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154Re: bee questions and some answers

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  • enna end
    Sep 4, 1999
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      Your story sounds so exciting. I am new to beekeeping. I got my first
      hive this spring and am about to rob the honey. Plan this Monday. I am
      working as a nurse this weekend but am off Mon & Tues. Wish me luck.
      Enjoy hearing your adventures. Will write soon.
      --- Farrington/Bequia Canvas <beqcan@...> wrote:
      > Hello all;
      > I am new to this list and looking forward to reading
      > and learning from the posts. I am a new beekeeper
      > to boot. Ma, from Nass Valley has addressed many of
      > my questions very thoroughly. Thank you. In
      > answering these questions she has also told you all
      > a bit about myself. We did finish our sailboat and
      > did sail into the sunset. We lived and sailed our
      > boat hither and thon for ten years. Never made it
      > around the world, but we had no intention of doing
      > so. Several Atlantic crossings to visit the magic
      > Portuguese islands - The Azores and Madeira. Some
      > time in Europe, along the Algarve, in Seville for a
      > couple of months and a four month trip through the
      > French canals as well as time throughout the
      > Caribbean and the Bahamas.
      > We are settled now in Bequia with a home - sold the
      > boat - two dogs, a hive and a half of bees, fruit
      > trees - mango, lime, orange, grapefruit and so
      > forth.
      > The half hive of bees will be rectified soon. Ma,
      > when I first was in contact with you I failed to
      > mention , because I didn't know it was important,
      > that this half hive was apparently composed of
      > half-wit bees. We found them building their home on
      > a tree limb right out in the open. We wondered
      > about this at the time but ignored it. This bunch
      > of bees have failed to thrive. It has been
      > suggested that the queen was/is no good. I have
      > seen them supersede but so what? A bad queen lays
      > eggs that will develop into bad queens. I don't
      > really understand all the diploid/haploid stuff, but
      > whatever I have done to this hive has failed to
      > improve its performance. They just cannot seem to
      > get it right.
      > So, I will start a nuc from my good colony and as
      > the nuc progresses I will add whatever bees and
      > brood I can from the half hive after I remove the
      > half-wit queen.
      > I said I was terrified of messing with my good hive
      > not from fear of the bees but because I did not want
      > to disrupt my one good working hive. I respect the
      > little ladies but I'm bigger and stronger than they
      > are so I do not fear them. Besides, I have some EPI
      > kits handy...
      > We do nothing to prepare our bees for winter. There
      > are only two season here - wet season/dry season;
      > tourist season/slow season; fly season/mosquito
      > season; hurricane season/winter. There always seems
      > to be something for the bees to forage on. Mine are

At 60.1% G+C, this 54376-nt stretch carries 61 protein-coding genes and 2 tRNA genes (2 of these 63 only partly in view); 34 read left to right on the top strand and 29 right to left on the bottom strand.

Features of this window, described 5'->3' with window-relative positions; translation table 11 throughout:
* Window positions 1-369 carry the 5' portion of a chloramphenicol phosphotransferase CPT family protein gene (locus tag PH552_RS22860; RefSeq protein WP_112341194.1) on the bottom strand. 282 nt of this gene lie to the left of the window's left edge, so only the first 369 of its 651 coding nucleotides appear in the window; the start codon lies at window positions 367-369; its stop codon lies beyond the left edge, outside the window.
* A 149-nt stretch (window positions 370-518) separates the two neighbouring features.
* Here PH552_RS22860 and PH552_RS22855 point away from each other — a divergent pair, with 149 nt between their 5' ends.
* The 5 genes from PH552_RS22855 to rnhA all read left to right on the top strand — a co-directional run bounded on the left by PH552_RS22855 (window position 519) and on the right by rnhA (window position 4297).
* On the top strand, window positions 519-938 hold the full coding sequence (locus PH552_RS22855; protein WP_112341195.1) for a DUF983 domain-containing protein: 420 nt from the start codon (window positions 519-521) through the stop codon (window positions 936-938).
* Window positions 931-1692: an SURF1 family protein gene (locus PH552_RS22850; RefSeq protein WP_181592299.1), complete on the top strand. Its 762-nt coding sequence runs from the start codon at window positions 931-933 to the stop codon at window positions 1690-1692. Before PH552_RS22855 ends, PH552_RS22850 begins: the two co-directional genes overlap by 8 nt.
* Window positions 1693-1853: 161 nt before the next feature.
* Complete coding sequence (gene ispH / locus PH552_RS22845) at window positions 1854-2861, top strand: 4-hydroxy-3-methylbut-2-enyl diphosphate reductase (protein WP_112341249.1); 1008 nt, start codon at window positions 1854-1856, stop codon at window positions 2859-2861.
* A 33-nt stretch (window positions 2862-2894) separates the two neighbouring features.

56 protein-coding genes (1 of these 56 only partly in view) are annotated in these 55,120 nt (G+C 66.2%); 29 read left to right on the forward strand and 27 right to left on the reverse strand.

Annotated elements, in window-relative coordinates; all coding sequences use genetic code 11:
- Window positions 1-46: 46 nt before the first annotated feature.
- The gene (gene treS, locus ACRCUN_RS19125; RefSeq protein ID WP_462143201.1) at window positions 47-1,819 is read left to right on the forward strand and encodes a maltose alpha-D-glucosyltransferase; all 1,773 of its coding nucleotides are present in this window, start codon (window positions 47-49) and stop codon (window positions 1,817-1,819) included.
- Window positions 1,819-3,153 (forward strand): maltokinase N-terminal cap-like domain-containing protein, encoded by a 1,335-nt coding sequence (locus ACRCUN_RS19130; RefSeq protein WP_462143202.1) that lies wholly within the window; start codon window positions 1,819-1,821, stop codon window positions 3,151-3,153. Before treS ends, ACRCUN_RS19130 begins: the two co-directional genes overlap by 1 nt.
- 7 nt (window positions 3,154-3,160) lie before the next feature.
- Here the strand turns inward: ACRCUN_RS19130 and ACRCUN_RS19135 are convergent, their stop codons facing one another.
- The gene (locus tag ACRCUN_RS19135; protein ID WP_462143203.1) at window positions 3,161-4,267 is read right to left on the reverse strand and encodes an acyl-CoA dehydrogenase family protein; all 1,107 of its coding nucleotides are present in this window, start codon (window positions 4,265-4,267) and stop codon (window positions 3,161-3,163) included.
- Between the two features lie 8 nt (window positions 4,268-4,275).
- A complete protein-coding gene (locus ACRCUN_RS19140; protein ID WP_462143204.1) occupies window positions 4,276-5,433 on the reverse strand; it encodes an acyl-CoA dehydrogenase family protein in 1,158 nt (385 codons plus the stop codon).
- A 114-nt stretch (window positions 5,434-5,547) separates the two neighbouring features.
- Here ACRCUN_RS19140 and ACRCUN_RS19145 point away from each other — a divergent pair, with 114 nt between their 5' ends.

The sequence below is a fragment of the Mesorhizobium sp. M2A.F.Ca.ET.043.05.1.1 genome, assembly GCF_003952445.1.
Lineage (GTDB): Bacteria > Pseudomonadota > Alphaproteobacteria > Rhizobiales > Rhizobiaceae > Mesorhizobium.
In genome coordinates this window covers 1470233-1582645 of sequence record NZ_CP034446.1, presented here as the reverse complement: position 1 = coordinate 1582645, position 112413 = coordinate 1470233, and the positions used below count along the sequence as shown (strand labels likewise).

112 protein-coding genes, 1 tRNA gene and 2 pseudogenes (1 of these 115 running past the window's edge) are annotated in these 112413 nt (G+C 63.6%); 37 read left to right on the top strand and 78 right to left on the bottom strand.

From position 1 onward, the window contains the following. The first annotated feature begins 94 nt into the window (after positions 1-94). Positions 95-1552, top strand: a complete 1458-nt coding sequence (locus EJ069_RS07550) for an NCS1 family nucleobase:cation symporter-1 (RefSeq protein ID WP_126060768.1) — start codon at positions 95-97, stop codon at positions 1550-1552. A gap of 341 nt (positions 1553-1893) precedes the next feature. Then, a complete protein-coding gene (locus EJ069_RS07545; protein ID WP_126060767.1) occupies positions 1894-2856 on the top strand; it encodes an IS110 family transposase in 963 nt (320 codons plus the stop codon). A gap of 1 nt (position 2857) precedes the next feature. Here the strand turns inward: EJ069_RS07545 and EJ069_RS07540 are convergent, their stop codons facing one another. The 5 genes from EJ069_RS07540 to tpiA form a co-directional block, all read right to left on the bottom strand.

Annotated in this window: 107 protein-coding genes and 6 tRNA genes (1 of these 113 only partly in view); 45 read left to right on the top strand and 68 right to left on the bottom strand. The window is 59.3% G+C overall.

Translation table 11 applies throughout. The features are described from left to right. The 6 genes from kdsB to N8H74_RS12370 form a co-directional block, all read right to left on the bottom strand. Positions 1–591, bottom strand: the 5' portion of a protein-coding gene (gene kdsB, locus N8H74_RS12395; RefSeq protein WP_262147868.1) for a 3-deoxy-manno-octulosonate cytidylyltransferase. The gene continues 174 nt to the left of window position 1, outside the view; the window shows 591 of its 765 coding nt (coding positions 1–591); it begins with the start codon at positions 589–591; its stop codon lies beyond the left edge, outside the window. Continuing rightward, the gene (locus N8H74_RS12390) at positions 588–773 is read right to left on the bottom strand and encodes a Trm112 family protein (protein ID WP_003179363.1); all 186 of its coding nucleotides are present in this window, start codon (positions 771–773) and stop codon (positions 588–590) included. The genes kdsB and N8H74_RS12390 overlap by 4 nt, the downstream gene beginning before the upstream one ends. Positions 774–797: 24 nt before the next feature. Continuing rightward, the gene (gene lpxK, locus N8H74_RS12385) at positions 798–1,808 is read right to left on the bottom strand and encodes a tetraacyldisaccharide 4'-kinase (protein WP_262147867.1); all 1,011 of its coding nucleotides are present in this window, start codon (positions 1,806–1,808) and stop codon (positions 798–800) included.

> still bringing back pollen and I see some stored in
      > the hives.
      > As for finding the queen I am remarkably
      > inproficient at so doing. I have seen the half-wit
      > queen a few times, but never on a regular basis.
      > I say there are no mites here mostly because the
      > other Bequia beekeepers tell me so. However, I have
      > not seen any deformed bees, dying bees at the ground
      > or entrance, everything seems normal. Lots of
      > coming and going and so on. I did see a large red
      > spot/thing on the thorax of one bee one time. I
      > believe that could have been a bee louse, but I'm
      > not really sure.
      > Mite control - I have searched the web and gleaned
      > information from others posts and I can direct you
      > to some web sites.
      > http://www.wvu.edu/~agexten/varroa2htm#Essential is
      > a good discussion of essential oils to combat the
      > dreaded mite. Near the end there is a section
      > titled, Comments on Natural Resistance to
      > Varroatosis. The first paragraph of this section
      > refers to some bees being naturally resistant to
      > mites. The authors speculate that it is due to the
      > bees foraging amongst plants that produce the
      > essential oils which have been proven to control
      > mite populations. So, I will plant lots of mint,
      > which is useful for we humans as well, and hope for
      > the best.
      > However, another sensible solution to mite control
      > is the judicious use of Food Grade Mineral Oil.
      > http://www.beekeeping.com/articles/mineral_oil.htm
      > is a good discussion by Dr. Pedro P. Rodriguez. His
      > theories and experiments are sensible and workable.
      > He advocates, among other things, a thin bead of
      > FGMO on the top bars. This is easy to do. We are
      > mite free and I would like to keep my hives that
      > way. So, I am altering the good Doctors strategy
      > just a bit. I reason that if I can keep the mites
      > away from the ladies in the first place I won't have
      > to deal with a hive full of them later. I will
      > smear a very light film of FGMO on my landing
      > boards. This will be easy to clean, easy to
      > re-apply, easy to monitor and do the same job, I
      > hope.
      > OK, this is a hugely long letter for my first
      > post... Now you all know all about me and the girls
      > I live with. I apologise if I got too verbose - it
      > should not happen again.
      > Regards, Bob in Bequia
      >

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